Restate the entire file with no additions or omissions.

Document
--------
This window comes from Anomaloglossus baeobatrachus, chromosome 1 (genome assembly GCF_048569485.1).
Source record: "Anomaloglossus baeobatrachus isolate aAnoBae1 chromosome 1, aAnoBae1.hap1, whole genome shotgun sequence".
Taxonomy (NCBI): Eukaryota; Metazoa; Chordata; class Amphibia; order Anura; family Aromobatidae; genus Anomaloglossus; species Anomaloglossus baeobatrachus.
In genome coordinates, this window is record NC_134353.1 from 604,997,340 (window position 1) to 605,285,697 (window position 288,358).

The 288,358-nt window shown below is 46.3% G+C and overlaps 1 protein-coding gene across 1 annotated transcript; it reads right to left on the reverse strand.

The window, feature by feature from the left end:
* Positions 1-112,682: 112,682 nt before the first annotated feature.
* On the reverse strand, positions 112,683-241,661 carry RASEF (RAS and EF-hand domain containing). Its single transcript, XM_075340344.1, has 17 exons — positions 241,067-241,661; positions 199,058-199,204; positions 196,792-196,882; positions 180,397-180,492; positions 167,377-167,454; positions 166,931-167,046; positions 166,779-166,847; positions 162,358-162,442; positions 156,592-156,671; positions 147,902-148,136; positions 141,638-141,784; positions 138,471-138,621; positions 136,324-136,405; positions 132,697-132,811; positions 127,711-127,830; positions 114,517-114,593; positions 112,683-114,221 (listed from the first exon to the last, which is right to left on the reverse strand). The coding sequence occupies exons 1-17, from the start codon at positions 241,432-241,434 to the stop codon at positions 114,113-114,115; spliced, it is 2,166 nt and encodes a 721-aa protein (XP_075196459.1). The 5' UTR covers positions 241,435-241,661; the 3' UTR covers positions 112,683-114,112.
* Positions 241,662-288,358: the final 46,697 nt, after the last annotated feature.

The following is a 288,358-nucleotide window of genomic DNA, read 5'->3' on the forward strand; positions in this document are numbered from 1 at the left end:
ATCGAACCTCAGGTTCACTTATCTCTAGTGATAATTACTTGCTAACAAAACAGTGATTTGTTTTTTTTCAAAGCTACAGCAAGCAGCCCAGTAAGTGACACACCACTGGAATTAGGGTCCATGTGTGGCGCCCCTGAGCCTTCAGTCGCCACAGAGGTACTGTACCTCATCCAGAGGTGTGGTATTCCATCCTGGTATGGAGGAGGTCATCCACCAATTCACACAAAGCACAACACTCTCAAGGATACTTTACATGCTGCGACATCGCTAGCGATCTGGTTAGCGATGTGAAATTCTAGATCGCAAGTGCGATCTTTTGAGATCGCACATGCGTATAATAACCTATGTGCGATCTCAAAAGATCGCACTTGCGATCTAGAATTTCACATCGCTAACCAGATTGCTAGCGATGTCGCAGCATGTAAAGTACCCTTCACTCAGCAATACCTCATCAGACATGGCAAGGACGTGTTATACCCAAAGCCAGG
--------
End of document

This window comes from Anomaloglossus baeobatrachus, chromosome 1 (genome assembly GCF_048569485.1).
Source record: "Anomaloglossus baeobatrachus isolate aAnoBae1 chromosome 1, aAnoBae1.hap1, whole genome shotgun sequence".
Taxonomy (NCBI): Eukaryota; Metazoa; Chordata; class Amphibia; order Anura; family Aromobatidae; genus Anomaloglossus; species Anomaloglossus baeobatrachus.
In genome coordinates, this window is record NC_134353.1 from 604,997,340 (window position 1) to 605,285,697 (window position 288,358).

The 288,358-nt window shown below is 46.3% G+C and overlaps 1 protein-coding gene across 1 annotated transcript; it reads right to left on the reverse strand.

The window, feature by feature from the left end:
* Positions 1-112,682: 112,682 nt before the first annotated feature.
* On the reverse strand, positions 112,683-241,661 carry RASEF (RAS and EF-hand domain containing). Its single transcript, XM_075340344.1, has 17 exons — positions 241,067-241,661; positions 199,058-199,204; positions 196,792-196,882; positions 180,397-180,492; positions 167,377-167,454; positions 166,931-167,046; positions 166,779-166,847; positions 162,358-162,442; positions 156,592-156,671; positions 147,902-148,136; positions 141,638-141,784; positions 138,471-138,621; positions 136,324-136,405; positions 132,697-132,811; positions 127,711-127,830; positions 114,517-114,593; positions 112,683-114,221 (listed from the first exon to the last, which is right to left on the reverse strand). The coding sequence occupies exons 1-17, from the start codon at positions 241,432-241,434 to the stop codon at positions 114,113-114,115; spliced, it is 2,166 nt and encodes a 721-aa protein (XP_075196459.1). The 5' UTR covers positions 241,435-241,661; the 3' UTR covers positions 112,683-114,112.
* Positions 241,662-288,358: the final 46,697 nt, after the last annotated feature.

The following is a 288,358-nucleotide window of genomic DNA, read 5'->3' on the forward strand; positions in this document are numbered from 1 at the left end:
ATCGAACCTCAGGTTCACTTATCTCTAGTGATAATTACTTGCTAACAAAACAGTGATTTGTTTTTTTTCAAAGCTACAGCAAGCAGCCCAGTAAGTGACACACCACTGGAATTAGGGTCCATGTGTGGCGCCCCTGAGCCTTCAGTCGCCACAGAGGTACTGTACCTCATCCAGAGGTGTGGTATTCCATCCTGGTATGGAGGAGGTCATCCACCAATTCACACAAAGCACAACACTCTCAAGGATACTTTACATGCTGCGACATCGCTAGCGATCTGGTTAGCGATGTGAAATTCTAGATCGCAAGTGCGATCTTTTGAGATCGCACATGCGTATAATAACCTATGTGCGATCTCAAAAGATCGCACTTGCGATCTAGAATTTCACATCGCTAACCAGATTGCTAGCGATGTCGCAGCATGTAAAGTACCCTTCACTCAGCAATACCTCATCAGACATGGCAAGGACGTGTTATACCCAAAGCCAGG